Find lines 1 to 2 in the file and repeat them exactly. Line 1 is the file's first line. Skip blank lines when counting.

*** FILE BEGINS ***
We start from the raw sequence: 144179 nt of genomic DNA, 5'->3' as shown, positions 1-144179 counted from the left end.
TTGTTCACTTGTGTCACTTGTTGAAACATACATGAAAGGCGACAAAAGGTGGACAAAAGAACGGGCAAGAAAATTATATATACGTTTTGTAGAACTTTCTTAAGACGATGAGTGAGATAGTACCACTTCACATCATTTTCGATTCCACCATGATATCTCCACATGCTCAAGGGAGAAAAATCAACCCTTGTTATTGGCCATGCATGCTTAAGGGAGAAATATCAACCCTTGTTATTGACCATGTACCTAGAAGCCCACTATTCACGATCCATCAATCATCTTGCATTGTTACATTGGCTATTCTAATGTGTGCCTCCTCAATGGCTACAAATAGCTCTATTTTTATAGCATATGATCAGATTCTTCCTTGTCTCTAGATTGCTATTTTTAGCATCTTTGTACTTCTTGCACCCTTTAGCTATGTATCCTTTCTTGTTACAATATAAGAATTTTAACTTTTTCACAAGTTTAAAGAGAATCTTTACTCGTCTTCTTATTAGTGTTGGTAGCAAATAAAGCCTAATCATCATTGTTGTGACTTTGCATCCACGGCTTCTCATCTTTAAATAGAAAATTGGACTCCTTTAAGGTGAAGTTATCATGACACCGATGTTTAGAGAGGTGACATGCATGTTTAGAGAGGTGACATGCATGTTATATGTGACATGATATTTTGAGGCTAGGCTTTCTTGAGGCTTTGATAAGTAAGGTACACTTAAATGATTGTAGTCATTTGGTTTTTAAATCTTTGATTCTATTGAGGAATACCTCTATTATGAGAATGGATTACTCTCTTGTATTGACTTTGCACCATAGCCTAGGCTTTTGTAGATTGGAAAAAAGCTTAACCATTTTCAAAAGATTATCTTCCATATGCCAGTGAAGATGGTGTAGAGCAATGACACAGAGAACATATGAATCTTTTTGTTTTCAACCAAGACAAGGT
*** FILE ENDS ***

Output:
We start from the raw sequence: 144179 nt of genomic DNA, 5'->3' as shown, positions 1-144179 counted from the left end.
TTGTTCACTTGTGTCACTTGTTGAAACATACATGAAAGGCGACAAAAGGTGGACAAAAGAACGGGCAAGAAAATTATATATACGTTTTGTAGAACTTTCTTAAGACGATGAGTGAGATAGTACCACTTCACATCATTTTCGATTCCACCATGATATCTCCACATGCTCAAGGGAGAAAAATCAACCCTTGTTATTGGCCATGCATGCTTAAGGGAGAAATATCAACCCTTGTTATTGACCATGTACCTAGAAGCCCACTATTCACGATCCATCAATCATCTTGCATTGTTACATTGGCTATTCTAATGTGTGCCTCCTCAATGGCTACAAATAGCTCTATTTTTATAGCATATGATCAGATTCTTCCTTGTCTCTAGATTGCTATTTTTAGCATCTTTGTACTTCTTGCACCCTTTAGCTATGTATCCTTTCTTGTTACAATATAAGAATTTTAACTTTTTCACAAGTTTAAAGAGAATCTTTACTCGTCTTCTTATTAGTGTTGGTAGCAAATAAAGCCTAATCATCATTGTTGTGACTTTGCATCCACGGCTTCTCATCTTTAAATAGAAAATTGGACTCCTTTAAGGTGAAGTTATCATGACACCGATGTTTAGAGAGGTGACATGCATGTTTAGAGAGGTGACATGCATGTTATATGTGACATGATATTTTGAGGCTAGGCTTTCTTGAGGCTTTGATAAGTAAGGTACACTTAAATGATTGTAGTCATTTGGTTTTTAAATCTTTGATTCTATTGAGGAATACCTCTATTATGAGAATGGATTACTCTCTTGTATTGACTTTGCACCATAGCCTAGGCTTTTGTAGATTGGAAAAAAGCTTAACCATTTTCAAAAGATTATCTTCCATATGCCAGTGAAGATGGTGTAGAGCAATGACACAGAGAACATATGAATCTTTTTGTTTTCAACCAAGACAAGGT